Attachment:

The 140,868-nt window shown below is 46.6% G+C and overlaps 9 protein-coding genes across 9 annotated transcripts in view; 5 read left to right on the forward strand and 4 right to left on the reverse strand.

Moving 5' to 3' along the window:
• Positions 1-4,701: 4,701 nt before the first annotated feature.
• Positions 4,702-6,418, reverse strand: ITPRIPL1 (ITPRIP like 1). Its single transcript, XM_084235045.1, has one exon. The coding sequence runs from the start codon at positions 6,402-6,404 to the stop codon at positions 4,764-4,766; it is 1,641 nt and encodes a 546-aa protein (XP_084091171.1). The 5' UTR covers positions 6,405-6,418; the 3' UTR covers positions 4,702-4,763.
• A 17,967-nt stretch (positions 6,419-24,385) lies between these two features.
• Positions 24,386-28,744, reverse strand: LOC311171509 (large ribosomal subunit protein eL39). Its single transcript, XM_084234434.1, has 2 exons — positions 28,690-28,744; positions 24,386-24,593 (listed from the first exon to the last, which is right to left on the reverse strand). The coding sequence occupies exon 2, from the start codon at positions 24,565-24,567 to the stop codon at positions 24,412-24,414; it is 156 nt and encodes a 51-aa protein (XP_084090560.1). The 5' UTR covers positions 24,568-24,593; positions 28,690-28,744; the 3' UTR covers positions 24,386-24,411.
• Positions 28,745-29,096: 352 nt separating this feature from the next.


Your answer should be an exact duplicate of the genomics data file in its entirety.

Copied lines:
The 140,868-nt window shown below is 46.6% G+C and overlaps 9 protein-coding genes across 9 annotated transcripts in view; 5 read left to right on the forward strand and 4 right to left on the reverse strand.

Moving 5' to 3' along the window:
• Positions 1-4,701: 4,701 nt before the first annotated feature.
• Positions 4,702-6,418, reverse strand: ITPRIPL1 (ITPRIP like 1). Its single transcript, XM_084235045.1, has one exon. The coding sequence runs from the start codon at positions 6,402-6,404 to the stop codon at positions 4,764-4,766; it is 1,641 nt and encodes a 546-aa protein (XP_084091171.1). The 5' UTR covers positions 6,405-6,418; the 3' UTR covers positions 4,702-4,763.
• A 17,967-nt stretch (positions 6,419-24,385) lies between these two features.
• Positions 24,386-28,744, reverse strand: LOC311171509 (large ribosomal subunit protein eL39). Its single transcript, XM_084234434.1, has 2 exons — positions 28,690-28,744; positions 24,386-24,593 (listed from the first exon to the last, which is right to left on the reverse strand). The coding sequence occupies exon 2, from the start codon at positions 24,565-24,567 to the stop codon at positions 24,412-24,414; it is 156 nt and encodes a 51-aa protein (XP_084090560.1). The 5' UTR covers positions 24,568-24,593; positions 28,690-28,744; the 3' UTR covers positions 24,386-24,411.
• Positions 28,745-29,096: 352 nt separating this feature from the next.